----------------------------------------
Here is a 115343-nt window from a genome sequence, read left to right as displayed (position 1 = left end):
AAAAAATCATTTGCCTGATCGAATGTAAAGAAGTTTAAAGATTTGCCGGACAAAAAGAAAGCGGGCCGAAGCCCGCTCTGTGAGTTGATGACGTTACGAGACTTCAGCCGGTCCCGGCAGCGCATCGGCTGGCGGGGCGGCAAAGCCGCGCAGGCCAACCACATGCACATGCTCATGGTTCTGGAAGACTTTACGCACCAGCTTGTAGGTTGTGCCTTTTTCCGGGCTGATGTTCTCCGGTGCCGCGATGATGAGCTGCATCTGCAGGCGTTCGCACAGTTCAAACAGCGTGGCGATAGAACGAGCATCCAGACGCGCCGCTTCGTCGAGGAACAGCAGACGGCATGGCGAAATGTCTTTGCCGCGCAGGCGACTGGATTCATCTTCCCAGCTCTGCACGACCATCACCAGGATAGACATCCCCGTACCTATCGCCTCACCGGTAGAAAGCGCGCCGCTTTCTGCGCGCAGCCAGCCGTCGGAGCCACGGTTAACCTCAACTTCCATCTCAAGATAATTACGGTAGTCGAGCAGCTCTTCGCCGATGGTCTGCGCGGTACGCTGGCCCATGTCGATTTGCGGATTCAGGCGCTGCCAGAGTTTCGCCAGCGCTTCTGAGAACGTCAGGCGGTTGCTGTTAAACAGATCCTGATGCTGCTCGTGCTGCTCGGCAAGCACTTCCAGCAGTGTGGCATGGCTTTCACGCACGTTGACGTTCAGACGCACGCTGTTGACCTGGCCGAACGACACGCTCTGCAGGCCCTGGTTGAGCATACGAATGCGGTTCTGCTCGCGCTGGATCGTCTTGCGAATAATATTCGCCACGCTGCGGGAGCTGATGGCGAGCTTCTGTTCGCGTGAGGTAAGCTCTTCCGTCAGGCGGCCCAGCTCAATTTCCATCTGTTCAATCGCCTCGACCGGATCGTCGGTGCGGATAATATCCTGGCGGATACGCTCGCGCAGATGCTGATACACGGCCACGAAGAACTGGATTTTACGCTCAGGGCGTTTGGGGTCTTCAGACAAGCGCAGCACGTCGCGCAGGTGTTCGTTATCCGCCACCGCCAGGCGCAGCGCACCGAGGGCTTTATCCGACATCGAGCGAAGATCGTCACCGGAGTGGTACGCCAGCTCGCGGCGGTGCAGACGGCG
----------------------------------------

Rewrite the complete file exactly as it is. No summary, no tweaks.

Here is a 115343-nt window from a genome sequence, read left to right as displayed (position 1 = left end):
AAAAAATCATTTGCCTGATCGAATGTAAAGAAGTTTAAAGATTTGCCGGACAAAAAGAAAGCGGGCCGAAGCCCGCTCTGTGAGTTGATGACGTTACGAGACTTCAGCCGGTCCCGGCAGCGCATCGGCTGGCGGGGCGGCAAAGCCGCGCAGGCCAACCACATGCACATGCTCATGGTTCTGGAAGACTTTACGCACCAGCTTGTAGGTTGTGCCTTTTTCCGGGCTGATGTTCTCCGGTGCCGCGATGATGAGCTGCATCTGCAGGCGTTCGCACAGTTCAAACAGCGTGGCGATAGAACGAGCATCCAGACGCGCCGCTTCGTCGAGGAACAGCAGACGGCATGGCGAAATGTCTTTGCCGCGCAGGCGACTGGATTCATCTTCCCAGCTCTGCACGACCATCACCAGGATAGACATCCCCGTACCTATCGCCTCACCGGTAGAAAGCGCGCCGCTTTCTGCGCGCAGCCAGCCGTCGGAGCCACGGTTAACCTCAACTTCCATCTCAAGATAATTACGGTAGTCGAGCAGCTCTTCGCCGATGGTCTGCGCGGTACGCTGGCCCATGTCGATTTGCGGATTCAGGCGCTGCCAGAGTTTCGCCAGCGCTTCTGAGAACGTCAGGCGGTTGCTGTTAAACAGATCCTGATGCTGCTCGTGCTGCTCGGCAAGCACTTCCAGCAGTGTGGCATGGCTTTCACGCACGTTGACGTTCAGACGCACGCTGTTGACCTGGCCGAACGACACGCTCTGCAGGCCCTGGTTGAGCATACGAATGCGGTTCTGCTCGCGCTGGATCGTCTTGCGAATAATATTCGCCACGCTGCGGGAGCTGATGGCGAGCTTCTGTTCGCGTGAGGTAAGCTCTTCCGTCAGGCGGCCCAGCTCAATTTCCATCTGTTCAATCGCCTCGACCGGATCGTCGGTGCGGATAATATCCTGGCGGATACGCTCGCGCAGATGCTGATACACGGCCACGAAGAACTGGATTTTACGCTCAGGGCGTTTGGGGTCTTCAGACAAGCGCAGCACGTCGCGCAGGTGTTCGTTATCCGCCACCGCCAGGCGCAGCGCACCGAGGGCTTTATCCGACATCGAGCGAAGATCGTCACCGGAGTGGTACGCCAGCTCGCGGCGGTGCAGACGGCG